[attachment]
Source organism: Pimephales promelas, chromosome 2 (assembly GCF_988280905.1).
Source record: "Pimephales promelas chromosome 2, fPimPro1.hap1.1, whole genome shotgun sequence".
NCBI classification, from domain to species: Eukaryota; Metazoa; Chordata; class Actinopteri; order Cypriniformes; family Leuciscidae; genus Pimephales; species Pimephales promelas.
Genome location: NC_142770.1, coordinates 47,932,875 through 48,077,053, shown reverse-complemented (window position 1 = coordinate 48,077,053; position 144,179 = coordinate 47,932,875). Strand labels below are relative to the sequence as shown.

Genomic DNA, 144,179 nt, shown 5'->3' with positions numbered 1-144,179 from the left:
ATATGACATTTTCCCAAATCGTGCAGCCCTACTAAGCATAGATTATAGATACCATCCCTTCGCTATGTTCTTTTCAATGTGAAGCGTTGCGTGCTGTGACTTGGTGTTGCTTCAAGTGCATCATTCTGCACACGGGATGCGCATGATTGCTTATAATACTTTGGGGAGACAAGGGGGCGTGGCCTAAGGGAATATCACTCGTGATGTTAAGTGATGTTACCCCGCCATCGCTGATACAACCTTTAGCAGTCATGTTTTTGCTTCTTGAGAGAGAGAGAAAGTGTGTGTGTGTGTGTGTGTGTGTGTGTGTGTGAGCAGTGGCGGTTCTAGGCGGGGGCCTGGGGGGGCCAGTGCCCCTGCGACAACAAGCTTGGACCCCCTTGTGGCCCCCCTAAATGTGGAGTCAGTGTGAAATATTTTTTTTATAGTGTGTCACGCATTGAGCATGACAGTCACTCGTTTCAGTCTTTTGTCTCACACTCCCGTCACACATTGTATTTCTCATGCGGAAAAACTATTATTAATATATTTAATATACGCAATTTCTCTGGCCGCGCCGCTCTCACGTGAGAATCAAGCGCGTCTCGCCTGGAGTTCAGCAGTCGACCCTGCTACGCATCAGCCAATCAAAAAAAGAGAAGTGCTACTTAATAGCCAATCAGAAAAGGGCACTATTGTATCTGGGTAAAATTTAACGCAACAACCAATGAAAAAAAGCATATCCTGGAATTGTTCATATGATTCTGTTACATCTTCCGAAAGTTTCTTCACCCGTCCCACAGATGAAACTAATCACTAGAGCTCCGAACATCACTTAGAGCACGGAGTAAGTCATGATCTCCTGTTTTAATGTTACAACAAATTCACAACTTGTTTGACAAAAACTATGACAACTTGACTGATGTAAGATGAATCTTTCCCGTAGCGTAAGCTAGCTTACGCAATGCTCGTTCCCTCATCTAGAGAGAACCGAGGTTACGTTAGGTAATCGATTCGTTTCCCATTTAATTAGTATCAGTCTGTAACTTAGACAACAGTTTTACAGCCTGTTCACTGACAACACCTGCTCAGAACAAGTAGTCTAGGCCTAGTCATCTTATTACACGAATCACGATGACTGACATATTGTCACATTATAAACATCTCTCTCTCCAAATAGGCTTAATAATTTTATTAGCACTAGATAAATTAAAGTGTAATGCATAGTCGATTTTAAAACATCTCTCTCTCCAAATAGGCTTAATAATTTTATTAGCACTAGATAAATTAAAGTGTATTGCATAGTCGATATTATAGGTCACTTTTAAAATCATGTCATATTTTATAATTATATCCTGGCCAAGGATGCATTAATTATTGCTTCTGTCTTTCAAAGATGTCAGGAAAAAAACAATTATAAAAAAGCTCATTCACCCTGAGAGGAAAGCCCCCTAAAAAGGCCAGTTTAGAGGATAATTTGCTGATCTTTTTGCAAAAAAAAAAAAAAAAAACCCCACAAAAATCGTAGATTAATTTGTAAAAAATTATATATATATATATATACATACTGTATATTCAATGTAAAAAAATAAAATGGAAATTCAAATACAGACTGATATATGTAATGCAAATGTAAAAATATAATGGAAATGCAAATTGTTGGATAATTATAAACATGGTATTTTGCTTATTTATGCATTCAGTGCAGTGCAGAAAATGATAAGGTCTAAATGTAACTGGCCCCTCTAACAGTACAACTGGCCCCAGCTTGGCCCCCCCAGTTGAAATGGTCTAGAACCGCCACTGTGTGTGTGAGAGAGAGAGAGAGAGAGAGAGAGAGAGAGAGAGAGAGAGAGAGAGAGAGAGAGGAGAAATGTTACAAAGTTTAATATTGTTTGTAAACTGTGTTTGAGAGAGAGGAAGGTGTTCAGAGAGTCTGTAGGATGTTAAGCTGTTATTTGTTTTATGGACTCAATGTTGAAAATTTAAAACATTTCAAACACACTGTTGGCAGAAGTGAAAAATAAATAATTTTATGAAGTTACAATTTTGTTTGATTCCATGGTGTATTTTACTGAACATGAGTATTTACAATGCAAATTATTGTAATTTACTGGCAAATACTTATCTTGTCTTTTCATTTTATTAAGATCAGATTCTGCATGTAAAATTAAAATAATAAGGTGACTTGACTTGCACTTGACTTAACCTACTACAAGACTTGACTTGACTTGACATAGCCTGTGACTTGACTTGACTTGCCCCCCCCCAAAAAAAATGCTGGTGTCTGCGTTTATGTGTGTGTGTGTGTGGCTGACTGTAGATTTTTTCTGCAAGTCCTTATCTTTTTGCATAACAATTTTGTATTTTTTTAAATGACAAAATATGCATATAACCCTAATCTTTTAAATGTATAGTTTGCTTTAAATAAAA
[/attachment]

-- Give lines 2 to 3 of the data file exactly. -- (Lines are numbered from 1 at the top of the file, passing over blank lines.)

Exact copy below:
Source record: "Pimephales promelas chromosome 2, fPimPro1.hap1.1, whole genome shotgun sequence".
NCBI classification, from domain to species: Eukaryota; Metazoa; Chordata; class Actinopteri; order Cypriniformes; family Leuciscidae; genus Pimephales; species Pimephales promelas.